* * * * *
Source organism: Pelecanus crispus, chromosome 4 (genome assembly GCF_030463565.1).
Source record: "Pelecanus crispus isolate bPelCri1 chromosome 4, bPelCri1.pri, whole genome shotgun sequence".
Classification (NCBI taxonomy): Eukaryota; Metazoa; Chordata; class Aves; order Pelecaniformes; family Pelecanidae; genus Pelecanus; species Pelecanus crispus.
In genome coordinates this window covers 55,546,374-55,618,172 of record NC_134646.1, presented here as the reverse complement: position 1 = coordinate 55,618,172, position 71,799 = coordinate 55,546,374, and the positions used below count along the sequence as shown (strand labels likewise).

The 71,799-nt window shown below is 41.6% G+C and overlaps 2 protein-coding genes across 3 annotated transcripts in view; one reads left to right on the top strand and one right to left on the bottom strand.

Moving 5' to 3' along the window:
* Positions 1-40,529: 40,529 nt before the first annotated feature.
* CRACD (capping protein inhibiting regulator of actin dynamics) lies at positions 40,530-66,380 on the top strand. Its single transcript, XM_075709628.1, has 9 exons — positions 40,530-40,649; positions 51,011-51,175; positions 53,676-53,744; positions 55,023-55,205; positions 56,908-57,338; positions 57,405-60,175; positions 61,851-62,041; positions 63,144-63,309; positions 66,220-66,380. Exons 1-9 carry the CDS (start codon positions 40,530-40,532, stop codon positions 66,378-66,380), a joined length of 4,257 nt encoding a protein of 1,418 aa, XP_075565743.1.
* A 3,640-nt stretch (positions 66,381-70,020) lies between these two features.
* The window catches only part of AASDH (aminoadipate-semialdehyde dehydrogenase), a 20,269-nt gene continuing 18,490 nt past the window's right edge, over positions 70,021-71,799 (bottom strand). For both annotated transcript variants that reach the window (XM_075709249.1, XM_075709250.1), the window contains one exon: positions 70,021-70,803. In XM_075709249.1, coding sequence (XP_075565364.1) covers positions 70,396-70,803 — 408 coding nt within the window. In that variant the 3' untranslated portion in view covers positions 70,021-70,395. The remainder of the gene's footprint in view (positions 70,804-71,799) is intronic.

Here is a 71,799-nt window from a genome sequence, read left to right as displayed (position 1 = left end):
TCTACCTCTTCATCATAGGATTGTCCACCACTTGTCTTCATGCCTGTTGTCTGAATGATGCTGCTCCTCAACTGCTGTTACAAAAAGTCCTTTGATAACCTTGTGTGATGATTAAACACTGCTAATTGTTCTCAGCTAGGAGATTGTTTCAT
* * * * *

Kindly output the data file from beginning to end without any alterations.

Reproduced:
Source organism: Pelecanus crispus, chromosome 4 (genome assembly GCF_030463565.1).
Source record: "Pelecanus crispus isolate bPelCri1 chromosome 4, bPelCri1.pri, whole genome shotgun sequence".
Classification (NCBI taxonomy): Eukaryota; Metazoa; Chordata; class Aves; order Pelecaniformes; family Pelecanidae; genus Pelecanus; species Pelecanus crispus.
In genome coordinates this window covers 55,546,374-55,618,172 of record NC_134646.1, presented here as the reverse complement: position 1 = coordinate 55,618,172, position 71,799 = coordinate 55,546,374, and the positions used below count along the sequence as shown (strand labels likewise).

The 71,799-nt window shown below is 41.6% G+C and overlaps 2 protein-coding genes across 3 annotated transcripts in view; one reads left to right on the top strand and one right to left on the bottom strand.

Moving 5' to 3' along the window:
* Positions 1-40,529: 40,529 nt before the first annotated feature.
* CRACD (capping protein inhibiting regulator of actin dynamics) lies at positions 40,530-66,380 on the top strand. Its single transcript, XM_075709628.1, has 9 exons — positions 40,530-40,649; positions 51,011-51,175; positions 53,676-53,744; positions 55,023-55,205; positions 56,908-57,338; positions 57,405-60,175; positions 61,851-62,041; positions 63,144-63,309; positions 66,220-66,380. Exons 1-9 carry the CDS (start codon positions 40,530-40,532, stop codon positions 66,378-66,380), a joined length of 4,257 nt encoding a protein of 1,418 aa, XP_075565743.1.
* A 3,640-nt stretch (positions 66,381-70,020) lies between these two features.
* The window catches only part of AASDH (aminoadipate-semialdehyde dehydrogenase), a 20,269-nt gene continuing 18,490 nt past the window's right edge, over positions 70,021-71,799 (bottom strand). For both annotated transcript variants that reach the window (XM_075709249.1, XM_075709250.1), the window contains one exon: positions 70,021-70,803. In XM_075709249.1, coding sequence (XP_075565364.1) covers positions 70,396-70,803 — 408 coding nt within the window. In that variant the 3' untranslated portion in view covers positions 70,021-70,395. The remainder of the gene's footprint in view (positions 70,804-71,799) is intronic.

Here is a 71,799-nt window from a genome sequence, read left to right as displayed (position 1 = left end):
TCTACCTCTTCATCATAGGATTGTCCACCACTTGTCTTCATGCCTGTTGTCTGAATGATGCTGCTCCTCAACTGCTGTTACAAAAAGTCCTTTGATAACCTTGTGTGATGATTAAACACTGCTAATTGTTCTCAGCTAGGAGATTGTTTCAT